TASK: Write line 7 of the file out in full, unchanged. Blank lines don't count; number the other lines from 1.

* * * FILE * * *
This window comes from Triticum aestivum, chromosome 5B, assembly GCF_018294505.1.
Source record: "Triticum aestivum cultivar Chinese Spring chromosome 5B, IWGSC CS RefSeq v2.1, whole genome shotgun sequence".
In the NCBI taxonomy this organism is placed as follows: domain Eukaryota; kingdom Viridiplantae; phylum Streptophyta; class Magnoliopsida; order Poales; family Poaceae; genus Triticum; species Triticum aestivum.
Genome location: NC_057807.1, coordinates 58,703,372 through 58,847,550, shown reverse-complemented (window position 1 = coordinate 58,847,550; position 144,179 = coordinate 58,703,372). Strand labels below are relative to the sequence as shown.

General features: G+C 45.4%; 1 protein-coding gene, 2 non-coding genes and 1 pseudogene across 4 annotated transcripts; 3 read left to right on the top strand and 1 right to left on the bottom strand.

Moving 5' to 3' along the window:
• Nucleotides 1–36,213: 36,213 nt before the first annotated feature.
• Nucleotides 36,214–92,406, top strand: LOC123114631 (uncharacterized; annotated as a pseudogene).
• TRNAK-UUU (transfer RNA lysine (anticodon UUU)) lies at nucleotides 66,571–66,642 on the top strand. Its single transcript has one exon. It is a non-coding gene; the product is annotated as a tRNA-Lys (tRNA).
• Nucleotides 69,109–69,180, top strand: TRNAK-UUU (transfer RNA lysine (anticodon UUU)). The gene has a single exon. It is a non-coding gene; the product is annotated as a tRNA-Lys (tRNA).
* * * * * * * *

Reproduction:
• Nucleotides 1–36,213: 36,213 nt before the first annotated feature.